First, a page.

Sulfatrim and Breastfeeding

Before taking Sulfatrim, breastfeeding women should ask their healthcare providers about the possible risks. Research has shown that Sulfatrim does pass through breast milk and may be dangerous to infants with certain health conditions. If your healthcare provider recommends taking Sulfatrim while breastfeeding, be sure to watch for any side effects in your child (such as diarrhea or thrush).

Is Sulfatrim Safe for Breastfeeding Women?

There is conflicting information available about the safety of Sulfatrim® (sulfamethoxazole/trimethoprim) for women who are breastfeeding. Therefore, make sure to ask your healthcare provider about the possible risks and benefits before taking Sulfatrim while breastfeeding. Sulfatrim is a prescription antibiotic often used to treat urinary tract infections (UTIs) and other types of infections.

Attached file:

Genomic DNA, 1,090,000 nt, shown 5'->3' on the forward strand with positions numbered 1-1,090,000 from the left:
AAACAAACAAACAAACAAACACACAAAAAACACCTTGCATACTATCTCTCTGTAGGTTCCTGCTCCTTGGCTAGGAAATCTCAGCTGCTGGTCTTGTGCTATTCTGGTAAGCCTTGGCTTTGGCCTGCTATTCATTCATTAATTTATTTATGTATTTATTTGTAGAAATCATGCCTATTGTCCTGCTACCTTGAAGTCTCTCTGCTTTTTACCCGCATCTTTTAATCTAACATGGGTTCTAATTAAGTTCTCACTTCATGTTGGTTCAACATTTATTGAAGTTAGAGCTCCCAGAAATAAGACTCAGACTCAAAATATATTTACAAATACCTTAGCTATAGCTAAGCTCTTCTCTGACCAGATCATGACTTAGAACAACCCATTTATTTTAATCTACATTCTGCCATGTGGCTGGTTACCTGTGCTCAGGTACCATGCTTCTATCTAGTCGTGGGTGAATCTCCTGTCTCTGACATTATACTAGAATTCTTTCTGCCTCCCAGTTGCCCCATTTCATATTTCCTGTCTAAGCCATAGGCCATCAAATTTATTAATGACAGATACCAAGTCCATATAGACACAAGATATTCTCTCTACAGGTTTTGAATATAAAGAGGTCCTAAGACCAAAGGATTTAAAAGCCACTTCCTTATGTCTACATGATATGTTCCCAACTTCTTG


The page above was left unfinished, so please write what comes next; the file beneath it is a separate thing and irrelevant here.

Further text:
What Does the Research Say?

Research has shown that Sulfatrim passes through breast milk. Although the prescribing information for Sulfatrim clearly states that breastfeeding women should never take Sulfatrim, many other sources consider the medication compatible with breastfeeding (especially with healthy, full-term infants without jaundice).
 
Sulfatrim may increase the risk of jaundice (and, theoretically, kernicterus, brain damage caused by severe jaundice). Therefore, breastfeeding mothers of premature, ill, or jaundiced infants should avoid Sulfatrim. Mothers of infants with glucose-6-phosphate dehydrogenase deficiency should also avoid Sulfatrim, as Sulfatrim could cause hemolysis (destruction of red blood cells) in the infant.
 
As with the use of most antibiotics while breastfeeding, it is a good idea to watch for certain possible side effects in your child. Look for stomach upset (especially diarrhea), thrush, and diaper rash, which are all possible side effects due to a disruption of the normal "good" bacteria.
 
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